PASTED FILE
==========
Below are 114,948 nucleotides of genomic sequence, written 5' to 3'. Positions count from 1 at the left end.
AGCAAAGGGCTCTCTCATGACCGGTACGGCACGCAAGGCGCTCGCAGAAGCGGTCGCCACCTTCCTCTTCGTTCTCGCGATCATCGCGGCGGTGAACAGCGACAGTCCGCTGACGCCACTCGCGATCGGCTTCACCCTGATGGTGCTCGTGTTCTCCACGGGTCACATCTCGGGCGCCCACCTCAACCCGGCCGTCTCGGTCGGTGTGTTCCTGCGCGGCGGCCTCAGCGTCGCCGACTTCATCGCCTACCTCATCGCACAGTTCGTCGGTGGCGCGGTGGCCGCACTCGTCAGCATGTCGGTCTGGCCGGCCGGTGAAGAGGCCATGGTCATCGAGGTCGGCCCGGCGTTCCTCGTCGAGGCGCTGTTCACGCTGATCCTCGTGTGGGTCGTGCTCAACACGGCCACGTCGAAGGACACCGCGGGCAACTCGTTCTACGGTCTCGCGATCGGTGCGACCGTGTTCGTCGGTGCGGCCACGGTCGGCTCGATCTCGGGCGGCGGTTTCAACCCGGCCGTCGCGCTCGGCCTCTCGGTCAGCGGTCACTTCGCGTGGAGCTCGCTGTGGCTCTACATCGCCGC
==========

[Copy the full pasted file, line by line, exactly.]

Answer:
Below are 114,948 nucleotides of genomic sequence, written 5' to 3'. Positions count from 1 at the left end.
AGCAAAGGGCTCTCTCATGACCGGTACGGCACGCAAGGCGCTCGCAGAAGCGGTCGCCACCTTCCTCTTCGTTCTCGCGATCATCGCGGCGGTGAACAGCGACAGTCCGCTGACGCCACTCGCGATCGGCTTCACCCTGATGGTGCTCGTGTTCTCCACGGGTCACATCTCGGGCGCCCACCTCAACCCGGCCGTCTCGGTCGGTGTGTTCCTGCGCGGCGGCCTCAGCGTCGCCGACTTCATCGCCTACCTCATCGCACAGTTCGTCGGTGGCGCGGTGGCCGCACTCGTCAGCATGTCGGTCTGGCCGGCCGGTGAAGAGGCCATGGTCATCGAGGTCGGCCCGGCGTTCCTCGTCGAGGCGCTGTTCACGCTGATCCTCGTGTGGGTCGTGCTCAACACGGCCACGTCGAAGGACACCGCGGGCAACTCGTTCTACGGTCTCGCGATCGGTGCGACCGTGTTCGTCGGTGCGGCCACGGTCGGCTCGATCTCGGGCGGCGGTTTCAACCCGGCCGTCGCGCTCGGCCTCTCGGTCAGCGGTCACTTCGCGTGGAGCTCGCTGTGGCTCTACATCGCCGC